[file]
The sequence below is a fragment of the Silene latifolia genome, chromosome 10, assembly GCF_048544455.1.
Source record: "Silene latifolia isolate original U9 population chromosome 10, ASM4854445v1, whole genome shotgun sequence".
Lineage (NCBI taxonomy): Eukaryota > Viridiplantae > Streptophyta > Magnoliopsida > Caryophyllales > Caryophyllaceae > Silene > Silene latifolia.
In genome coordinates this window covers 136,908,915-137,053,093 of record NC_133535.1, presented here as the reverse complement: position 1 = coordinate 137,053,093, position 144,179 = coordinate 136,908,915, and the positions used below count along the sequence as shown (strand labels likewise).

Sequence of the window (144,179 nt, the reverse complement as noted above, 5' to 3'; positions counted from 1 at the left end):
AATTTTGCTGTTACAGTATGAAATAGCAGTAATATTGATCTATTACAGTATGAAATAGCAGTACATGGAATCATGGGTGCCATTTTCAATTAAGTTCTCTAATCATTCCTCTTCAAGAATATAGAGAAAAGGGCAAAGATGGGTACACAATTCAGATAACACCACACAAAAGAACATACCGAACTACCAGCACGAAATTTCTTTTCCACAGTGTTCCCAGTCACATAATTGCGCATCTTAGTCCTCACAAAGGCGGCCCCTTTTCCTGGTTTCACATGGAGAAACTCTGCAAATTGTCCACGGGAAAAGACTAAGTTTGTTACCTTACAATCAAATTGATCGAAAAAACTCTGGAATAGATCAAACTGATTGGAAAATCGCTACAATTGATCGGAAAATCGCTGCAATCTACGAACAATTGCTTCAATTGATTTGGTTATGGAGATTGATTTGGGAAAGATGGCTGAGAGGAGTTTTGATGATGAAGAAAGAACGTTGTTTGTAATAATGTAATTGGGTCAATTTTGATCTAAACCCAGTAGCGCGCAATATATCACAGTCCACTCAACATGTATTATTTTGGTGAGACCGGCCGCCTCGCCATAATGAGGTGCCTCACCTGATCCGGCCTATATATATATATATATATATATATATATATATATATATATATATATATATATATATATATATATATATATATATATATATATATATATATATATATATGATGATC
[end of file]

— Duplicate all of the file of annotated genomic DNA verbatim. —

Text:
The sequence below is a fragment of the Silene latifolia genome, chromosome 10, assembly GCF_048544455.1.
Source record: "Silene latifolia isolate original U9 population chromosome 10, ASM4854445v1, whole genome shotgun sequence".
Lineage (NCBI taxonomy): Eukaryota > Viridiplantae > Streptophyta > Magnoliopsida > Caryophyllales > Caryophyllaceae > Silene > Silene latifolia.
In genome coordinates this window covers 136,908,915-137,053,093 of record NC_133535.1, presented here as the reverse complement: position 1 = coordinate 137,053,093, position 144,179 = coordinate 136,908,915, and the positions used below count along the sequence as shown (strand labels likewise).

Sequence of the window (144,179 nt, the reverse complement as noted above, 5' to 3'; positions counted from 1 at the left end):
AATTTTGCTGTTACAGTATGAAATAGCAGTAATATTGATCTATTACAGTATGAAATAGCAGTACATGGAATCATGGGTGCCATTTTCAATTAAGTTCTCTAATCATTCCTCTTCAAGAATATAGAGAAAAGGGCAAAGATGGGTACACAATTCAGATAACACCACACAAAAGAACATACCGAACTACCAGCACGAAATTTCTTTTCCACAGTGTTCCCAGTCACATAATTGCGCATCTTAGTCCTCACAAAGGCGGCCCCTTTTCCTGGTTTCACATGGAGAAACTCTGCAAATTGTCCACGGGAAAAGACTAAGTTTGTTACCTTACAATCAAATTGATCGAAAAAACTCTGGAATAGATCAAACTGATTGGAAAATCGCTACAATTGATCGGAAAATCGCTGCAATCTACGAACAATTGCTTCAATTGATTTGGTTATGGAGATTGATTTGGGAAAGATGGCTGAGAGGAGTTTTGATGATGAAGAAAGAACGTTGTTTGTAATAATGTAATTGGGTCAATTTTGATCTAAACCCAGTAGCGCGCAATATATCACAGTCCACTCAACATGTATTATTTTGGTGAGACCGGCCGCCTCGCCATAATGAGGTGCCTCACCTGATCCGGCCTATATATATATATATATATATATATATATATATATATATATATATATATATATATATATATATATATATATATATATATATATATATATATATATATATGATGATC